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Large-scale attraction had humble origins

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    DONALD R. SERFASS/TIMES NEWS Historical re-enactments are a trademark of the Tamaqua Heritage Festival. Seen here in 2008, 'Mrs. Kehoe' leads a funeral procession from the depot to the cemetery, recreating a Tamaqua scene from the 1870s.
Published October 10. 2009 09:00AM

The largest single-day festival in eastern Schuylkill County had its start as a display set up inside a downtown landmark.

The Tamaqua Historical Society started the Tamaqua Heritage Festival back in 1984 as a way to celebrate and promote the town's rich heritage, and display items from its collection.

"Looking back, it is hard to believe how it has grown and how much time has passed," said Dale Freudenberger, society president.

"During its first year, the entire festival consisted of a large display of historical photographs, artifacts and memorabilia inside the 1850 Anthracite Bank Building located at 133 West Broad Street, the former home of Mr. and Mrs. Sam Beard," said Freudenberger.

Vacant at the time, the site was offered for use by Tillie Woods who inherited the building and gave the historical society permission to use the entire first floor to showcase all of the historical displays and artifacts on the second weekend of October.

In addition to the historical displays, there were also three craft vendors set up in a small room inside the building. The crafters were also long-time members of the historical society. A limited menu of food and baked goods was sold from the first floor kitchen area.

"The food was prepared by historical society members," said Freudenberger.

Out in front of the building was one antique car, a 1934 Plymouth displayed by member Jim Santore.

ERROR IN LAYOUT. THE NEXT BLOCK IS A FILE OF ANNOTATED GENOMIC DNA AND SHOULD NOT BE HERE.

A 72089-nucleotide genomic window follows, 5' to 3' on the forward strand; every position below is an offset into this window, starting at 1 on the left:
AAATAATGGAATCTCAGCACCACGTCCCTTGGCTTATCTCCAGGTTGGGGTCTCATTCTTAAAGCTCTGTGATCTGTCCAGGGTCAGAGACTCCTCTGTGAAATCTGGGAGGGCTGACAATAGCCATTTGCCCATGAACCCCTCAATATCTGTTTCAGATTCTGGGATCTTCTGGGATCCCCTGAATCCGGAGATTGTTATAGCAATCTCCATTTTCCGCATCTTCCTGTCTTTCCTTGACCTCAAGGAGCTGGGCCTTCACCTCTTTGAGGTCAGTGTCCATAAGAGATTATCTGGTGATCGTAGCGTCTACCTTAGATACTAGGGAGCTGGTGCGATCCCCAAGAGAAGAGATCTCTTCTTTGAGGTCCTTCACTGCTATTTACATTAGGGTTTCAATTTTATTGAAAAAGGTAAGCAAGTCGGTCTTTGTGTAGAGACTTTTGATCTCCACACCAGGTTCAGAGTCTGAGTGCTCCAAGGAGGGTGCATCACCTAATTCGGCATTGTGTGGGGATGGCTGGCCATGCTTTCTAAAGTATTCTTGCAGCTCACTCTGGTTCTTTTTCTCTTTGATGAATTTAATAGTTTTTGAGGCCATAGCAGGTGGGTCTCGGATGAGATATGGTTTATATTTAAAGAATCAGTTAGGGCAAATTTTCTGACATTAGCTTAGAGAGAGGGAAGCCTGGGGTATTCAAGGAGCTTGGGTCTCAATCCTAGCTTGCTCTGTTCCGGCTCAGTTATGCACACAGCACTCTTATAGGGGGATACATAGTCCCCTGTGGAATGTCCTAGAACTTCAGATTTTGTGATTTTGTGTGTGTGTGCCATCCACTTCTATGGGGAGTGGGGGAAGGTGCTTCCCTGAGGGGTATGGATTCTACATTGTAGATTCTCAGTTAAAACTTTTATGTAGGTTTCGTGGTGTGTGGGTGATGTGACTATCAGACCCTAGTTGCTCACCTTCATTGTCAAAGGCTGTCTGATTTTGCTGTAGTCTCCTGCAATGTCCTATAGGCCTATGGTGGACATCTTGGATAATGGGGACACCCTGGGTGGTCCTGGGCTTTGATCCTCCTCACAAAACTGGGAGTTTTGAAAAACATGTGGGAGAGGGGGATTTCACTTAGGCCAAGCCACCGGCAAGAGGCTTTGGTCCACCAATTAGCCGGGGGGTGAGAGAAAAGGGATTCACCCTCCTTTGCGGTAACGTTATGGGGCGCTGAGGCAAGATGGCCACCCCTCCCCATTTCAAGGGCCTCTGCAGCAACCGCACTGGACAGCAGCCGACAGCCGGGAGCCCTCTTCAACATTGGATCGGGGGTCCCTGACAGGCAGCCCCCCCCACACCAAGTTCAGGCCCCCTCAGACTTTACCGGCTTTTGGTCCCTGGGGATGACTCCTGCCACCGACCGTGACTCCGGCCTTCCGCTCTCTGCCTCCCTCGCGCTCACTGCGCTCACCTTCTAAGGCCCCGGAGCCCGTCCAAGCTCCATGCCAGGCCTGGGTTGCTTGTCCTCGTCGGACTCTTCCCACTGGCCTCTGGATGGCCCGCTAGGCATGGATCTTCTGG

Located just around the corner from the former Anthracite Bank Building the historical society owned and operated the 1848 Hegarty Blacksmith Shop. The blacksmith shop was open for tours and blacksmith Donald Campbell from the Hazleton area agreed to operate the shop and provide blacksmithing demonstrations throughout the day.

"In those days, the blacksmith shop was the only property that the historical society owned," noted Freudenberger.

"Several hundred people came throughout the day and were thrilled for the opportunity to see all the historical artifacts on display in the buildings," said Freudenberger. The affair was such a success that the historical society decided it should become an annual event. "It was a great way to showcase our local heritage and get more people interested in preserving and promoting our local history. After that, the rest is history," said Freudenberger. "And my how the event has grown!"

Today, the annual Tamaqua Heritage Festival encompasses an area of about seven blocks in downtown Tamaqua, all within the Tamaqua National Historic District and draws thousands of visitors.

The society owns and operates three historic properties including the Hegarty Blacksmith Shop, the 1801 log home of Tamaqua founder Burkhardt Moser, and a local history museum and archives located in the historic 1905 First National Bank Building on West Broad Street.

Over one hundred crafters and vendors line the festival area and the downtown becomes jammed with people. Approximately seventy five cars come out for the car show and food is offered by a dozen vendors or more in the downtown area.

"Historical displays pack the museum building which is currently undergoing renovations to make it a first class local history museum," said Freudenberger.

Major interior renovations are planned at the museum over the next few years. Additional historical tours, exhibits and reenactments are offered from time to time. Fall foliage train rides, music, strolling performers and a dozen other local organizations are all part of the festivals today.

Approximately seven to ten thousand people attend each festival. For many who attend the festivals in Tamaqua, it is a time of homecoming to get together with family and friends they have not seen since the last festival. Many stay for the weekend with family or friends and visit the festivals together.

In 1990, the Tamaqua Historical Society created a second festival to celebrate local heritage during the summer months. It was named the Tamaqua Summerfest and is held each Father in June. This year marked the 19th year for the Tamaqua Summerfest which is about the same size as the Heritage Festival and similar in design.

The 25th Annual Tamaqua Heritage Festival will take place Sunday.

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